The kids are gone. You’re empty nesters. Time to downsize from the Audi Q7/Infiniti QX60/Cadillac Escalade to something smaller and sippier. Without college tuition weighing you down, you can also indulge some sporty fun after years of road trips with suitcases and ballplayers stuffed in the aft rows.
Yeah, time to get that sleek luxury sedan you’ve always coveted: An Audi A4. All-wheel-drive. Fun, fun, fun.
But as you stoop into the Audi driver’s seat (man, were sedans always this low?) you realize the child-rearing years have taken their toll on your 50-year-old chassis. Your lower back protests. Your knees ache. You pine for the SUV’s command seating.
And you want its five-door utility: Just throw up the hatchback and throw in your bags. Or flatten the rear seats when you run over to Home Depot to gather materials for a project. It’s been so long since you’ve been in the market for anything other than a family hauler . . . but you hear they make smaller SUVs these days. Crossovers, they call ’em. And some are pretty sporty at that.
Yeah, I know. Crossover owners are from Mars, and sedan buyers are from Venus. No one cross-shops SUVs and sedans. But maybe they should.
Take the 2017 Infiniti QX30 and Audi A4 sitting in my driveway.
I ache for BMW’s M-badge performance — I find myself daydreaming about the sinful, sinewy M2 coupe I drove this summer. But when it comes to German four-door daily drivers, the A4 is hard to beat. The M2 is Margot Robbie; the Audi A4 is the woman you marry. Four doors. All-season, all-wheel-drive, all-you-need. And you’ve admired its pleasing, coupe-like roofline and locomotive grille from afar.
Trouble is, the secret is out. All your friends drive one. Heck, A4s are as common as iPhone 6s in your neighborhood.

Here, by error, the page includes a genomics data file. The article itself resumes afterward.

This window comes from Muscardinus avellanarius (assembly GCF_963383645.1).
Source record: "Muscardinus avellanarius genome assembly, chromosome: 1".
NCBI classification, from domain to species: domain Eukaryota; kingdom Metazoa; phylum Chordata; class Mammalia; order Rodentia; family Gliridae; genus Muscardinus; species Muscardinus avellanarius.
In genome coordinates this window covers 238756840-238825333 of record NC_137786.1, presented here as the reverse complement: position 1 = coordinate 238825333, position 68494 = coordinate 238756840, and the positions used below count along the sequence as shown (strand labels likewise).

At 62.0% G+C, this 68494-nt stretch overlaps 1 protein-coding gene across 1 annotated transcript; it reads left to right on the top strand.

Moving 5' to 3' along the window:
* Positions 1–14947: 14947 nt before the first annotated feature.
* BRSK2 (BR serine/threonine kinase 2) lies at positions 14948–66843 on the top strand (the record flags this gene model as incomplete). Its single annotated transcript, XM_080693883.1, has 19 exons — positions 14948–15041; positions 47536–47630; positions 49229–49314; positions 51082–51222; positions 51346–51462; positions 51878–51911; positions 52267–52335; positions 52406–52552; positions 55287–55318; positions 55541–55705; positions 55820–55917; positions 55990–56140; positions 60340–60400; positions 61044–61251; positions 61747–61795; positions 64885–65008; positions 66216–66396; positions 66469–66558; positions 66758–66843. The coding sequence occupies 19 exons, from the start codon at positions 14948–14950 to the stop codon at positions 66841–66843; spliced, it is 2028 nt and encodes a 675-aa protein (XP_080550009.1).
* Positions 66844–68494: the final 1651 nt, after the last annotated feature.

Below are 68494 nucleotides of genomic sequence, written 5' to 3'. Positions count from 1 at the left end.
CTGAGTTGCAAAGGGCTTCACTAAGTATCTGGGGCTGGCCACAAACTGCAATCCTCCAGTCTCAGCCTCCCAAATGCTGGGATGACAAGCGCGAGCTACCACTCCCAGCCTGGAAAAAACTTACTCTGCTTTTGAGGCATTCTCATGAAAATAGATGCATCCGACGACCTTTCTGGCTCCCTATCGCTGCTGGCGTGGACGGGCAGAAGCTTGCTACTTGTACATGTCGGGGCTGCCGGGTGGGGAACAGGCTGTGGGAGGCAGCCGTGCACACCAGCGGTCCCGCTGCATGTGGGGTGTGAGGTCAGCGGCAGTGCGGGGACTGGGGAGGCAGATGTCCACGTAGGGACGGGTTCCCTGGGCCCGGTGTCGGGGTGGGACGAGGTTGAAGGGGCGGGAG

The Infiniti QX30 is unlike anything you’ve seen. Its sculpted shape looks like wind-cut desert sands. The thing appears to be in motion just standing there. Compared to the clean, symmetrical lines of the Audi, it’s a Henry Moore sculpture.
But what about its face? Japanese cars can look so ... weird. Lexus appears to be a giant Darth Vader mask. Recent Infinitis have looked awkward, their grille mouths pinched by too much sheet metal. But the QX30 marks a new design direction following 2015’s Q60 coupe concept with a more anthropomorphically friendly face and menacing headlights.
QX30 is a dramatic package, wrapped up nicely with a square back that makes it look less like an SUV and more like a Ford Focus RS or Golf R (which, honestly, you would be buying if you were still 30- years-old). The stylish roofline is so low it might have been squashed in a giant panini maker.
Which means less room for rear passengers than an A4 even as the driver enjoys his high saddle. Still, this $36,950 base-price crossover is worth cross-shopping to the $39,400 Audi sedan because, below the skin, they both have German accents.
That’s right, the Infiniti is a rebadged Mercedes GLA: Mercedes-sourced chassis, drive system and 208-horsepower, 2.0-liter engine with 258-pound feet of torque. Hammering the QX30 across Oakland County’s lake country, I found the Mercfiniti a fun, drivable package. Riding 1.2-inches higher than the base, FWD QX30, it’s a hot hatch on stilts.
Jeez, that’s all sedans need. Already under assault from SUVs, how are they to compete when the high-riders steal their beauty and handling tips? Audi’s answer is to stick to fundamentals — assisted by a dose of futurism.